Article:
2023 Honda CR-V Walkaround / Features & Overview. The latest version of the Honda CR-V has arrived, and it looks significantly better than before. With a cleaner design than the last few generations of this compact SUV, the new 2023 CR-V is handsome on the outside, more modern on the inside, but still instantly recognizable as a CR-V. Key differences under the skin are less significant, but do include a more spacious cabin, new features, and updates to both the turbo-four and hybrid powertrains.
Size and Engines
Because the latest version of the subcompact Honda HR-V grew significantly, the compact CR-V also needed to expand to preserve the spacing within Honda’s SUV lineup. The new model has a 1.6 inch longer wheelbase, a 2.7 inch increase in overall length, and an 0.4 inch uptick in width. Honda says this results in more rear legroom, and cargo space for the hybrid is improved, now matching the nonhybrid with 36 cubic feet of space behind the rear seats and 77 cubic feet of space with the rear seats folded. The nonhybrid does have a movable floor that lowers to expand the space behind the seats to 39 cubic feet.
Honda has not made any major changes to either of the CR-V’s two powertrains, which include a turbocharged 1.5-liter inline-four and a hybrid setup that uses a 2.0-liter gasoline engine. The nonhybrid has adjustments to the 1.5-liter engine’s torque curve and tweaks to the continuously variable automatic transmission that are meant to reduce noise and vibration—given the old CR-V’s noisy, coarse engine note, any improvement in this regard will be welcome. Meanwhile, one of the hybrid’s two electric motors is torquier than before, but peak system horsepower is down a bit, from 212 hp to 204 hp. Even still, Honda now says that the hybrid can tow up to 1000 pounds, while the old model did not have a tow rating.
Trim Levels and MPG
The CR-V’s trim levels are rearranged to help Honda reach its goal of selling more hybrids: it’s aiming for 50 percent of CR-Vs sold to be equipped with the more efficient gas-electric setup. The EX and EX-L trim levels thus come with the turbo 1.5-liter, while the new Sport and Sport Touring models come only as hybrids. The Sport models also get appearance tweaks, including black wheels and a different grille and rear fascia.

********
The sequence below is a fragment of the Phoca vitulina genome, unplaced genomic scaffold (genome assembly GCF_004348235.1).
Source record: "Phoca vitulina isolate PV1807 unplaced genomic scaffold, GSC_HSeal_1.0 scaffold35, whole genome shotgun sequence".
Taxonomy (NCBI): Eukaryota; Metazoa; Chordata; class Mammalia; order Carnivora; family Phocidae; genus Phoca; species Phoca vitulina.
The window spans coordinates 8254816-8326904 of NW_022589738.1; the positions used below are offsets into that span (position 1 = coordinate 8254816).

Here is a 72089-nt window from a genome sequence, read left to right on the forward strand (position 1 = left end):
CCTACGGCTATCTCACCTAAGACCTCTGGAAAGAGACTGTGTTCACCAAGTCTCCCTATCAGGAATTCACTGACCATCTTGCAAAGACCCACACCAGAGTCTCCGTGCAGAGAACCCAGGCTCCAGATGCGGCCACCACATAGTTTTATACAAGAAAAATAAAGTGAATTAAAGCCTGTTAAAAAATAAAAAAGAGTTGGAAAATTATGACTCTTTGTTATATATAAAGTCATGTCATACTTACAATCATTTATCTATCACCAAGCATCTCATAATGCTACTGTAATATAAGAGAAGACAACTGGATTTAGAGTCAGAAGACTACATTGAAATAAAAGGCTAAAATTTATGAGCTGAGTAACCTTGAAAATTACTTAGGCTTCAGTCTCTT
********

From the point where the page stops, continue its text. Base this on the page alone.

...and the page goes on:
Front-wheel drive is standard and all-wheel drive is optional on all but the Sport Touring, which has AWD standard. The addition of a front-wheel-drive configuration may raise the CR-V hybrid’s EPA fuel economy figures beyond the 38 mpg combined rating for the old version, which was AWD-only. We don’t expect the nonhybrid’s efficiency to change much; it was previously rated at 29 mpg combined with all-wheel drive and 30 mpg combined with front-wheel drive.
Interior, Price, Features
The interior features a similar design as the new HR-V and Civic, with a honeycomb-pattern insert stretching across the dash. Three knobs control the HVAC system, and we like the simplicity of the dashboard. A 7.0-inch touchscreen is standard on the EX and Sport, while the EX-L and Sport Touring upgrade to a larger 9.0-inch screen. Blind-spot monitoring is now standard, as is hill-descent control; there are also drive modes including Normal and Econ, plus a Sport mode for Sport and Sport Touring trims.
Honda will release pricing within the next few months as the new CR-V approaches its on-sale date. The nonhybrid will arrive first, likely with a higher starting price than before, as Honda has dropped the base LX model (the previous LX started at $28,045 but the EX started at $30,355). The hybrid, which is slated to arrive later, should command a slight premium.
Exterior features 00:20
Interior & Technology 01:33
Rear space 03:09
LX trim features 04:23
Sport trim features 05:06
EX-L trim features 05:36
Sport Touring hybrid 06:09
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